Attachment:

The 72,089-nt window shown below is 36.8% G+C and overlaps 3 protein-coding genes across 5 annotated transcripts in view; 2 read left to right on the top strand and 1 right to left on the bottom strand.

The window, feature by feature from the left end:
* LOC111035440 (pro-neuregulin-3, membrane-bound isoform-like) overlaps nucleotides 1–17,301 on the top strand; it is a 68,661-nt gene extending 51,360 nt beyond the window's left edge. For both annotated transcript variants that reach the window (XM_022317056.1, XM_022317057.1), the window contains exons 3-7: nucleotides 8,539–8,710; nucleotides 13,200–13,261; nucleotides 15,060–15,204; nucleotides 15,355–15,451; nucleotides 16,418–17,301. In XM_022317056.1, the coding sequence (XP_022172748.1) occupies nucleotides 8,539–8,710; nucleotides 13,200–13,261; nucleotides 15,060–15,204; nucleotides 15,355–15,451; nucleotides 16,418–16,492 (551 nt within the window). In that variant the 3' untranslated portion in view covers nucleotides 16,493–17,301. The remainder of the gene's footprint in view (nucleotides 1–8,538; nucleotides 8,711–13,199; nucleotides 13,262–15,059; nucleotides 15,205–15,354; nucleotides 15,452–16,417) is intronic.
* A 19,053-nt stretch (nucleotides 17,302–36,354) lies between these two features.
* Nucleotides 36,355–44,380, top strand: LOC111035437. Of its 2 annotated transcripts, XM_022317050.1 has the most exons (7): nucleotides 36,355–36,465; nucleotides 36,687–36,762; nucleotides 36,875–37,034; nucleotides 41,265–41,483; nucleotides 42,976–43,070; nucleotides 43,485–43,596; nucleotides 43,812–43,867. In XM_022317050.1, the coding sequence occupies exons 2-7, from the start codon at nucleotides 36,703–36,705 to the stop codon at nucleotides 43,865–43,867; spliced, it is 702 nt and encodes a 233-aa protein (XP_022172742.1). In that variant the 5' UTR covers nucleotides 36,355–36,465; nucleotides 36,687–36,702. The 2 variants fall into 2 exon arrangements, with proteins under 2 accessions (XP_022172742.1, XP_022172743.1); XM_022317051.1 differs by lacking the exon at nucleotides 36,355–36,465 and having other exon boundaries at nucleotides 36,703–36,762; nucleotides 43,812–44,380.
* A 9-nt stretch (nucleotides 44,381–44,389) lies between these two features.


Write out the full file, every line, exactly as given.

The 72,089-nt window shown below is 36.8% G+C and overlaps 3 protein-coding genes across 5 annotated transcripts in view; 2 read left to right on the top strand and 1 right to left on the bottom strand.

The window, feature by feature from the left end:
* LOC111035440 (pro-neuregulin-3, membrane-bound isoform-like) overlaps nucleotides 1–17,301 on the top strand; it is a 68,661-nt gene extending 51,360 nt beyond the window's left edge. For both annotated transcript variants that reach the window (XM_022317056.1, XM_022317057.1), the window contains exons 3-7: nucleotides 8,539–8,710; nucleotides 13,200–13,261; nucleotides 15,060–15,204; nucleotides 15,355–15,451; nucleotides 16,418–17,301. In XM_022317056.1, the coding sequence (XP_022172748.1) occupies nucleotides 8,539–8,710; nucleotides 13,200–13,261; nucleotides 15,060–15,204; nucleotides 15,355–15,451; nucleotides 16,418–16,492 (551 nt within the window). In that variant the 3' untranslated portion in view covers nucleotides 16,493–17,301. The remainder of the gene's footprint in view (nucleotides 1–8,538; nucleotides 8,711–13,199; nucleotides 13,262–15,059; nucleotides 15,205–15,354; nucleotides 15,452–16,417) is intronic.
* A 19,053-nt stretch (nucleotides 17,302–36,354) lies between these two features.
* Nucleotides 36,355–44,380, top strand: LOC111035437. Of its 2 annotated transcripts, XM_022317050.1 has the most exons (7): nucleotides 36,355–36,465; nucleotides 36,687–36,762; nucleotides 36,875–37,034; nucleotides 41,265–41,483; nucleotides 42,976–43,070; nucleotides 43,485–43,596; nucleotides 43,812–43,867. In XM_022317050.1, the coding sequence occupies exons 2-7, from the start codon at nucleotides 36,703–36,705 to the stop codon at nucleotides 43,865–43,867; spliced, it is 702 nt and encodes a 233-aa protein (XP_022172742.1). In that variant the 5' UTR covers nucleotides 36,355–36,465; nucleotides 36,687–36,702. The 2 variants fall into 2 exon arrangements, with proteins under 2 accessions (XP_022172742.1, XP_022172743.1); XM_022317051.1 differs by lacking the exon at nucleotides 36,355–36,465 and having other exon boundaries at nucleotides 36,703–36,762; nucleotides 43,812–44,380.
* A 9-nt stretch (nucleotides 44,381–44,389) lies between these two features.